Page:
bandsaw tire and blade slipping off drive pulley

Hi all!
I've had my Jet 12" bandsaw about 6 months now and have been happy with it. There's one thing though that I am unsure how to solve. On 3 occassions after tensioning, tracking and adjusting the blocks and thrust bearings, then running the machine, after turning it off I've noticed that the tire has started walking off the pulley. I've shut the machine down, opened the top and seen the tire overhanging the pulley by a good 1/2". Anybody have any idea why this might happen? Over tensioning? Bad tire?
-Fezig-
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Not sure of the root cause, but as the tires on my bandsaw got old, they lost their stretching strength. The centrifugal force of the spinning wheel would cause a visible gap between the tire and wheel on the portion that has no contact with the blade. A new set of polyurethane tires solved my problem.
DonkeyHody "In theory, theory and practice are the same, but in practice they are not."
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don't Jet have a number to call, isn't it under warranty? If its out of warranty then go by a shop that sells rubber and hose and tell them and get a good rubber adhesive
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1-800-274-6846 Jet phone number for parts bill

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wrote:

Band saw tires are designed to have a durometer reading that insures that they can stay on the wheel at the design RPM. If the chemistry of the rubber is a little off, they can lift and shift. Some tires are glued to the wheel, but most are not, by design. I would suspect the tires are defective and should be replaced. Warranty?
Frank
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Called Jet today. They agreed it was probably a bad tire and are shipping me another one.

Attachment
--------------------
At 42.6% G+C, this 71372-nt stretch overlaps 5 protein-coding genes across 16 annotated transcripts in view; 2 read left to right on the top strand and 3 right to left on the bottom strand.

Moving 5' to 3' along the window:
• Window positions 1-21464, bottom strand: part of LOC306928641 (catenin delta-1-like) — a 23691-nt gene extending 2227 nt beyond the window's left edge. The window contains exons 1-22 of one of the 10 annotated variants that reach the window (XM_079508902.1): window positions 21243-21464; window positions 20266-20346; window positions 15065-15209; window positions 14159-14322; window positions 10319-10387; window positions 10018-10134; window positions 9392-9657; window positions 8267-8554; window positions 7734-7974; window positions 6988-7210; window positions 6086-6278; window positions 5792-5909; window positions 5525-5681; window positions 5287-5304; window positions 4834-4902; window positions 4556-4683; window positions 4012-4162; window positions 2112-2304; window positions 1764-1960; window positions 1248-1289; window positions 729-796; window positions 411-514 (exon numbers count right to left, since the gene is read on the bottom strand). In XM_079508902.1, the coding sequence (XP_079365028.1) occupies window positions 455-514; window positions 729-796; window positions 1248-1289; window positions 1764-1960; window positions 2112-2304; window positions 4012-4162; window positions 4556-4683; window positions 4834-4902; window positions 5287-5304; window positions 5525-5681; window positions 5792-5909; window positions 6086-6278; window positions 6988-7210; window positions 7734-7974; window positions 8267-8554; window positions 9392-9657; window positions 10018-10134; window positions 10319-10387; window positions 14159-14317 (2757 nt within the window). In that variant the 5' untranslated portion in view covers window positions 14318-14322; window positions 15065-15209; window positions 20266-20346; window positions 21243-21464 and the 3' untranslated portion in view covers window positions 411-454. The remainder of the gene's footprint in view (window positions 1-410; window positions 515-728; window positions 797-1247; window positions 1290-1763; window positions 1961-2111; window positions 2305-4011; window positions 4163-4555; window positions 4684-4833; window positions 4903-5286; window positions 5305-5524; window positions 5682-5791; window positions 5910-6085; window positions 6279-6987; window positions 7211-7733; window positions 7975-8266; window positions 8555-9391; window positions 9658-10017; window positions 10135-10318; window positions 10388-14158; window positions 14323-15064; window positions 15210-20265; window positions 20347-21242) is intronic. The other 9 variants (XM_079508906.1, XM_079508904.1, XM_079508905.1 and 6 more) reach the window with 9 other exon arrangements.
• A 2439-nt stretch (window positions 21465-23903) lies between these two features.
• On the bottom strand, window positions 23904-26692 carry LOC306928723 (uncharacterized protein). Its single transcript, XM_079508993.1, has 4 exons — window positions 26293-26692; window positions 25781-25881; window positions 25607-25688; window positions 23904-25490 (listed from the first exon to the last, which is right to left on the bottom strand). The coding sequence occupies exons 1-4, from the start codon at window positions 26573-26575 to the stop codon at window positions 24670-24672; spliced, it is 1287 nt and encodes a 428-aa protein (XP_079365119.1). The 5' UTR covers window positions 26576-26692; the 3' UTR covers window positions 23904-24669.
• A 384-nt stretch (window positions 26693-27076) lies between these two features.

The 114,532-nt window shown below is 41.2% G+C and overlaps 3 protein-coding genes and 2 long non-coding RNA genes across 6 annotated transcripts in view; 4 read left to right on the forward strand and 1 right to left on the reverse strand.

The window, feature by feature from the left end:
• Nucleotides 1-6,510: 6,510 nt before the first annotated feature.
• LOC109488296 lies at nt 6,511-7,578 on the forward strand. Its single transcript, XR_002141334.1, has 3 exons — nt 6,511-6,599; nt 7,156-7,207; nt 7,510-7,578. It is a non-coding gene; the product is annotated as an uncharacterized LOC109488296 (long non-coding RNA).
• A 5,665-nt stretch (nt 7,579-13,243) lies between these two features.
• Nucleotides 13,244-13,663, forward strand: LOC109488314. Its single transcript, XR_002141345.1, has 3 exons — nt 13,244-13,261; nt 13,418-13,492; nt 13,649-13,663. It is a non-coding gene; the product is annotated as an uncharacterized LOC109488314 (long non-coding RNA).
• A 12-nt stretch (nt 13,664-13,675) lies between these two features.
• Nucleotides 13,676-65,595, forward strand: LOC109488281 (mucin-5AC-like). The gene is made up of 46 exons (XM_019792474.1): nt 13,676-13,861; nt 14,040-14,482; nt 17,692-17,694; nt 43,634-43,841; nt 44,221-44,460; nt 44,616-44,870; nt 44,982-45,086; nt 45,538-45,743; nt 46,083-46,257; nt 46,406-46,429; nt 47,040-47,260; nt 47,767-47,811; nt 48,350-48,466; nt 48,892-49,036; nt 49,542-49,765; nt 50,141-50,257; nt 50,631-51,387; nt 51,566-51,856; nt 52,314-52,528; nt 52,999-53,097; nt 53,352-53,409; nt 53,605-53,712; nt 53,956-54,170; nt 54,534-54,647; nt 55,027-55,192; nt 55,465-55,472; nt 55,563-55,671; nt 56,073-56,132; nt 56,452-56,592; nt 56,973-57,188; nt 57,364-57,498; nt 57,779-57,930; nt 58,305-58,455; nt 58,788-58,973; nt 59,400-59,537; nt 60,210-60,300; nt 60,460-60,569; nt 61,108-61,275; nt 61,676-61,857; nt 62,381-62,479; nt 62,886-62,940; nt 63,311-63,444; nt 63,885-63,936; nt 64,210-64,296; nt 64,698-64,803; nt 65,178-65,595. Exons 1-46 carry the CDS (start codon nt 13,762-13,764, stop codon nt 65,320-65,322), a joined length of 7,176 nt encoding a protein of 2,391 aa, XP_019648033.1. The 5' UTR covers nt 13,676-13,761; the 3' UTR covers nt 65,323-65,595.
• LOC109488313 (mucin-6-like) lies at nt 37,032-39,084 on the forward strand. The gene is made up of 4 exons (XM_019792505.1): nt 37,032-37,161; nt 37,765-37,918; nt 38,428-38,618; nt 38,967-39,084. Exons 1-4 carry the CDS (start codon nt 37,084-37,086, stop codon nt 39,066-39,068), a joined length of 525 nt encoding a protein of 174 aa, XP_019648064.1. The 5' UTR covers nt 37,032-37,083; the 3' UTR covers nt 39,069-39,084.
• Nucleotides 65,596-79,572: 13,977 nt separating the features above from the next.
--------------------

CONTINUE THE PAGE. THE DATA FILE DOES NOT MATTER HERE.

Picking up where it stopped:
-Fezig-
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I have the same problem with my Crapsman bandsaw. I've considered a little rubber cement to hold the bottom tire in place, although buying a new tire is probably a better idea. Actually, buying a new *bandsaw* is probably the best idea.
Let's see...Bandsaw or Windows? Windows or Bandsaw? Uh, what was that, honey? You want to help me measure the windows? Uh, OK, good idea.
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Speaking of windows... I had my contractor neighbor replace my old aluminium windows with new vinyl ones, and in the process I asked him to remove the poorly-installed interior liners. He was supposed to replace those and add trim, too, but I have found out why my other neighbors only used him once. Like just about every independent contractor I've heard about, he doesn't answer his phone and he doesn't call back. I finally got fed up and decided that I could do it myself.
So, I bought myself and brand spanking-new Bosch 4410L compound sliding miter saw. Spendy, but in two nights I've built three liners. Who knows? I might just be able to get this job finished before Christmas! Also, I bet I save the cost of the saw two or three times over based on his hourly charge.
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On Aug 23, 5:32 pm, snipped-for-privacy@gmail.com wrote:

What is this "interior liner" you speak of?
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My neighbor calls it the liner and casing. I believe most people call the "liner" the jamb and sill, but in all the references I've looked up on the Intertubes, a jamb is for hung windows (i.e., sliding windows with sash weights). The casing is the trim pieces on the interior walls. I don't know the correct terminology, I'm just using the words he used.
So far, based on his hourly rate I've saved at least a third of the saw cost.
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